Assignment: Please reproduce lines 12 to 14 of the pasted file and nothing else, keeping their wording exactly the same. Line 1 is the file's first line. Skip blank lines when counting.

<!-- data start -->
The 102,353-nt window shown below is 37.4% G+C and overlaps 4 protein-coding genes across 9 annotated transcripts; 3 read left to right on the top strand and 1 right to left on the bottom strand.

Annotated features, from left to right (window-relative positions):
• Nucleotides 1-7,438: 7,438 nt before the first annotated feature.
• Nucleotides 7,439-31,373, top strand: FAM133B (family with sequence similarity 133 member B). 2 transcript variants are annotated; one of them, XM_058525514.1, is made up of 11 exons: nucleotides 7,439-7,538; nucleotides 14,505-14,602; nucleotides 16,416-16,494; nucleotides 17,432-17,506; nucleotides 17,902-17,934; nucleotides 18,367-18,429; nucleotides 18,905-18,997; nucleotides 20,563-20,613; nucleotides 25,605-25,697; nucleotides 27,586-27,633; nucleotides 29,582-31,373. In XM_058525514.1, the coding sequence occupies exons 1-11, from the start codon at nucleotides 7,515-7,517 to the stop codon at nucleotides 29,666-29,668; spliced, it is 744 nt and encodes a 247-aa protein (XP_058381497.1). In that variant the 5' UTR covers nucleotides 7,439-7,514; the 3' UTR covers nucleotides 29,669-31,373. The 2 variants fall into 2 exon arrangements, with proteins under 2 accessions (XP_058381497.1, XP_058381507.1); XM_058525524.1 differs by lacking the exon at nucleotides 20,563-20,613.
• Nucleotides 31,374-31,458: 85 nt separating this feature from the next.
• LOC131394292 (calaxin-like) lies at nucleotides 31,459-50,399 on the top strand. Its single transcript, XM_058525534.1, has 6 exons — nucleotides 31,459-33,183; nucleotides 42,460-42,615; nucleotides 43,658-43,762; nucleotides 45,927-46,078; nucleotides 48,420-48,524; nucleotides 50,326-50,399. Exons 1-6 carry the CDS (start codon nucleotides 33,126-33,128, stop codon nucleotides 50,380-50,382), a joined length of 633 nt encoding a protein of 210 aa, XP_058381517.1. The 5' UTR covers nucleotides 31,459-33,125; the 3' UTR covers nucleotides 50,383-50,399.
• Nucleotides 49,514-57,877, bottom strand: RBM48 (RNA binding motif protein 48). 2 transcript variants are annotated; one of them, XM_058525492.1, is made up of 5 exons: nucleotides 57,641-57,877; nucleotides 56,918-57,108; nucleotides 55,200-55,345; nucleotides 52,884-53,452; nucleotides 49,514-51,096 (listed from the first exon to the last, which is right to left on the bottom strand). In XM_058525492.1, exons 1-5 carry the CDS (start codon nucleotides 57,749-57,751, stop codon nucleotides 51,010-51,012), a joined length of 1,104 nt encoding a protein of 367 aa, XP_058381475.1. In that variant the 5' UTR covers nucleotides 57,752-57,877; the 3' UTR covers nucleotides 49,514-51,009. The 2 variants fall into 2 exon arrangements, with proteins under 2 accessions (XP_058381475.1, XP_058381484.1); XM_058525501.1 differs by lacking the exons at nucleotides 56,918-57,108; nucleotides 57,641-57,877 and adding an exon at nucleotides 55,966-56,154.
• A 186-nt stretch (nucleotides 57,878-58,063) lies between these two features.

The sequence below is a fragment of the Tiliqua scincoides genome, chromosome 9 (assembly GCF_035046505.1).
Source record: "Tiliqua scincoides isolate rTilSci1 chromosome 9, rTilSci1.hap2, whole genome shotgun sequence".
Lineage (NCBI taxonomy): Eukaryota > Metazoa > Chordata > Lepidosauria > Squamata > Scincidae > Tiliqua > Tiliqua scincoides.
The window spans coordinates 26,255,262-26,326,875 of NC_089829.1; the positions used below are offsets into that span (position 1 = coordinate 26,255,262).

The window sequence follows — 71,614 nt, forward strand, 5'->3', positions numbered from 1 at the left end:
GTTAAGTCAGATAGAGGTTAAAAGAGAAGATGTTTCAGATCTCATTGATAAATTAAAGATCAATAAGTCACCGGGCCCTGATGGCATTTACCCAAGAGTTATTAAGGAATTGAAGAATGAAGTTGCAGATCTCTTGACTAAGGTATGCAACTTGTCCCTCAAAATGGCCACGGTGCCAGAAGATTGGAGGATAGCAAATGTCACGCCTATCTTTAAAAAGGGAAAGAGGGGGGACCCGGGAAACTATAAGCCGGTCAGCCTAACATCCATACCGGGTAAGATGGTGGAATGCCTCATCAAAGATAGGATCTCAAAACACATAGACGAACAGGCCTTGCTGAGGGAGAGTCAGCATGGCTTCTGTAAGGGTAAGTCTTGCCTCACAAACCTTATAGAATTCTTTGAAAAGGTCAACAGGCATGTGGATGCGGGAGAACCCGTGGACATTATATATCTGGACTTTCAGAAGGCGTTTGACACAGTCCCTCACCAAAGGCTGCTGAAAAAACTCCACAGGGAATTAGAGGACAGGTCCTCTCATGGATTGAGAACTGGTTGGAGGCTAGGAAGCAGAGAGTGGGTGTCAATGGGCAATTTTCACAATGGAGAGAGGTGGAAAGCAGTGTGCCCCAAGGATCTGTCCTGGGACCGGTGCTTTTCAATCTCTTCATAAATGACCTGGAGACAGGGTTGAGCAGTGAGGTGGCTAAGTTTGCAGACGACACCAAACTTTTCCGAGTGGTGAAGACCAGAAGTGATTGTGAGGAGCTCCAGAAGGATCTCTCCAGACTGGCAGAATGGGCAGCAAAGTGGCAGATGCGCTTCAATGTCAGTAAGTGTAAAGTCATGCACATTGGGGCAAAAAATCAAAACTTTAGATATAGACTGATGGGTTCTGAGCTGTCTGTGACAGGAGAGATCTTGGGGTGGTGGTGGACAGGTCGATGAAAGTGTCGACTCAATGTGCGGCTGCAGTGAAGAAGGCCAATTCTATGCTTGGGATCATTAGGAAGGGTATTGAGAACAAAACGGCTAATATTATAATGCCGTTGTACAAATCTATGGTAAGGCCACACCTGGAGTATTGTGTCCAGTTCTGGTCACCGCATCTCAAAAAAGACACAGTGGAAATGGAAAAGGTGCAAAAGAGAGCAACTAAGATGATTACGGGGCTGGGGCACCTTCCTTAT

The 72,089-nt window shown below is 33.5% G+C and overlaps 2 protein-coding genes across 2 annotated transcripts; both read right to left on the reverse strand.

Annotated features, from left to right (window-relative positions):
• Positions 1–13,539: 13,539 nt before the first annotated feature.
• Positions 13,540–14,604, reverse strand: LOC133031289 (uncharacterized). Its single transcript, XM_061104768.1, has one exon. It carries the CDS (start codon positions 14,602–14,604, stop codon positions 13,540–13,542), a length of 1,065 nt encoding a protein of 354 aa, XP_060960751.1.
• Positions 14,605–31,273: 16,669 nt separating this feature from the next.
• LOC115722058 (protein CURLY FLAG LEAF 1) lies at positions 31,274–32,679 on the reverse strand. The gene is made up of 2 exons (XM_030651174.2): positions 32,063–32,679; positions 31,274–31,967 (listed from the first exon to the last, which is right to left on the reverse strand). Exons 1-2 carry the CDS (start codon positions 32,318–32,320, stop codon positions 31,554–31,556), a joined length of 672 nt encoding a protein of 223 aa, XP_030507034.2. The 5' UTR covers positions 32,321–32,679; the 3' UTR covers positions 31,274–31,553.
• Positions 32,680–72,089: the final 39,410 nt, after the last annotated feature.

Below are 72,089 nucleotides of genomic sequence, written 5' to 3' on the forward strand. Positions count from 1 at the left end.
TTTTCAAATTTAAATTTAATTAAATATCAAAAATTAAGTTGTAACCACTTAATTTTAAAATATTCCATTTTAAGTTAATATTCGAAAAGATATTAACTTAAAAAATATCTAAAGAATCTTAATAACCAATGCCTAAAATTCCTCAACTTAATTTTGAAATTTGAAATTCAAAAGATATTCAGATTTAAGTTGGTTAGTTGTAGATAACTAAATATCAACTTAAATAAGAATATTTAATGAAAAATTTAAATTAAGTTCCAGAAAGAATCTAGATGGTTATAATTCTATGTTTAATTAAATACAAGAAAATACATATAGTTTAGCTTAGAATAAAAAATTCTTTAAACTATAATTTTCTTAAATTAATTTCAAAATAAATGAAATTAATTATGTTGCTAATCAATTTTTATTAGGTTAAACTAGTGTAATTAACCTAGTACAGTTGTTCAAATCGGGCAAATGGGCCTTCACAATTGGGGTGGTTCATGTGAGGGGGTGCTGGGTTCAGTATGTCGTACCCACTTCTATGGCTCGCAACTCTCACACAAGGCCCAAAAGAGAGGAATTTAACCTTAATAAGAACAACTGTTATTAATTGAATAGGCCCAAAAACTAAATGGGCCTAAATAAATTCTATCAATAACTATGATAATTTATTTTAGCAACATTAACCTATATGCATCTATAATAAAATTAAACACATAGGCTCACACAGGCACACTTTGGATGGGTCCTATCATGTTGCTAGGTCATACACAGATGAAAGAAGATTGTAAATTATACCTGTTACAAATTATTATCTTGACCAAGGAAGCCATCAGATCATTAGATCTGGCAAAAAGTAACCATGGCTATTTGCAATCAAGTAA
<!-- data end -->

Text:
The window spans coordinates 26,255,262-26,326,875 of NC_089829.1; the positions used below are offsets into that span (position 1 = coordinate 26,255,262).

The window sequence follows — 71,614 nt, forward strand, 5'->3', positions numbered from 1 at the left end:
GTTAAGTCAGATAGAGGTTAAAAGAGAAGATGTTTCAGATCTCATTGATAAATTAAAGATCAATAAGTCACCGGGCCCTGATGGCATTTACCCAAGAGTTATTAAGGAATTGAAGAATGAAGTTGCAGATCTCTTGACTAAGGTATGCAACTTGTCCCTCAAAATGGCCACGGTGCCAGAAGATTGGAGGATAGCAAATGTCACGCCTATCTTTAAAAAGGGAAAGAGGGGGGACCCGGGAAACTATAAGCCGGTCAGCCTAACATCCATACCGGGTAAGATGGTGGAATGCCTCATCAAAGATAGGATCTCAAAACACATAGACGAACAGGCCTTGCTGAGGGAGAGTCAGCATGGCTTCTGTAAGGGTAAGTCTTGCCTCACAAACCTTATAGAATTCTTTGAAAAGGTCAACAGGCATGTGGATGCGGGAGAACCCGTGGACATTATATATCTGGACTTTCAGAAGGCGTTTGACACAGTCCCTCACCAAAGGCTGCTGAAAAAACTCCACAGGGAATTAGAGGACAGGTCCTCTCATGGATTGAGAACTGGTTGGAGGCTAGGAAGCAGAGAGTGGGTGTCAATGGGCAATTTTCACAATGGAGAGAGGTGGAAAGCAGTGTGCCCCAAGGATCTGTCCTGGGACCGGTGCTTTTCAATCTCTTCATAAATGACCTGGAGACAGGGTTGAGCAGTGAGGTGGCTAAGTTTGCAGACGACACCAAACTTTTCCGAGTGGTGAAGACCAGAAGTGATTGTGAGGAGCTCCAGAAGGATCTCTCCAGACTGGCAGAATGGGCAGCAAAGTGGCAGATGCGCTTCAATGTCAGTAAGTGTAAAGTCATGCACATTGGGGCAAAAAATCAAAACTTTAGATATAGACTGATGGGTTCTGAGCTGTCTGTGACAGGAGAGATCTTGGGGTGGTGGTGGACAGGTCGATGAAAGTGTCGACTCAATGTGCGGCTGCAGTGAAGAAGGCCAATTCTATGCTTGGGATCATTAGGAAGGGTATTGAGAACAAAACGGCTAATATTATAATGCCGTTGTACAAATCTATGGTAAGGCCACACCTGGAGTATTGTGTCCAGTTCTGGTCACCGCATCTCAAAAAAGACACAGTGGAAATGGAAAAGGTGCAAAAGAGAGCAACTAAGATGATTACGGGGCTGGGGCACCTTCCTTAT